Sampling the salmon for bear saliva is straight out of the tv show, CSI: Las Vegas. Rachel gloves up with latex gloves to avoid contamination, then uses a swab to wipe across areas of a carcass where an animal is likely to have left their drool. Teeth holes are are also poked into with a swab.
Wheat then snaps off the long wooden stick portion of the sampling stick and places the cotton swab portion in a small vial of sterile solution. She gives the sample a number and records the type of fish. She then takes a photo of the salmon carcass and records its location using a GPS. It’s all typical field work procedures for an ecologist like Wheat.
Photo by Rachel Wheat/EcologyAlaska.com
Many of the salmon were pretty disgusting. Some seemed alive with flies and maggots busily working on the remains. With one of the salmon I was asked to help flip the fish so Wheat could sample. It was hard to imagine that what was left was once a salmon.
The smell wasn’t too bad because there was a slight breeze, but you definitely knew you were around rotting fish. Unfortunately I made the mistake of setting my pack on what I thought was a clean spot on the ground. I didn’t make that mistake again as my pack picked up the eau de cologne of rotting salmon. The fact that my pack picked up the fish odor reminded me that salmon don’t just feed bears, eagles and people, but their decaying bodies also add nutrients to the forest floor. As testament to that, salmon DNA can often be found in the trees of Southeast Alaska. What an interesting role that salmon play in the circle of life.
What Wheat hopes to learn from the saliva samples
With the 460 saliva samples collected, Wheat will be collaborating on the DNA analysis with Dr. Taal Levi at Oregon State University. Wheat hopes to determine if partially-consumed salmon carcasses can serve as a viable source for bear DNA to genotype individual bears. She also is looking to determine a minimum population estimate for the number of bears using the Chilkoot Valley and the ratio of males to females, particularly in light of increase human presence.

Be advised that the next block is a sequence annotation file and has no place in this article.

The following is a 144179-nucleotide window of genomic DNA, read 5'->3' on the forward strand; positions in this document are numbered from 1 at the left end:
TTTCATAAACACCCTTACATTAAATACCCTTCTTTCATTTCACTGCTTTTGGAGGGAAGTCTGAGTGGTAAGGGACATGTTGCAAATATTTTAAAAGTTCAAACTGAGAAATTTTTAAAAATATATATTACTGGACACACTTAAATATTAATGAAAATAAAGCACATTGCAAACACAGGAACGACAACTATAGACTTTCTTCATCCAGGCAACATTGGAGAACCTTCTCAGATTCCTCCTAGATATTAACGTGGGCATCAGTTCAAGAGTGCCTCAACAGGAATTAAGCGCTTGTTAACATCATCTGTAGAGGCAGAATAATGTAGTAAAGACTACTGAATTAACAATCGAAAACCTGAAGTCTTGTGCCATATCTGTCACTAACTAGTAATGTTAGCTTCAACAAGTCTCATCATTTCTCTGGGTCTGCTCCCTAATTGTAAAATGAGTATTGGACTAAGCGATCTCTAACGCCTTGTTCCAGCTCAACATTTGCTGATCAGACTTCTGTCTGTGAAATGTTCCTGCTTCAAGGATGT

Balancing economic gain with ecosystem processes
I asked Wheat about why she feels her research is important to understand the ecological connections between salmon, eagles, bears, and fishermen.
She thoughtfully responded, “Salmon are a critically important component of marine, freshwater, and terrestrial ecosystems; they are a keystone species and the foundation of local and regional economies, and have immense social, political, and ecological value. But there is still a lot we don’t know about the importance of salmon to their ecological communities.”
Wheat elaborated, “Currently, most salmon populations are managed to maximize commercial yield, but that isn’t necessarily the best thing for the long-term viability and stability of the population, or the non-human and non-commercial communities that salmon support. My research, as a whole, looks to address this shortcoming. Salmon support a multimillion dollar industry, but they are also important to subsistence fishermen and wildlife, and my research will hopefully lend support to the argument that salmon management should look toward balancing economic gain with other uses, including ecosystem processes.”
As I have found out this past year on my own personal quest to learn more about salmon, this keystone species truly does play an important link to all forms of life in Southeast Alaska. Wheat’s search for determining this balance seems to be worthy of her hard-work. Like so many things about life on this planet, balance can at times be hard to recognize, and even harder to achieve.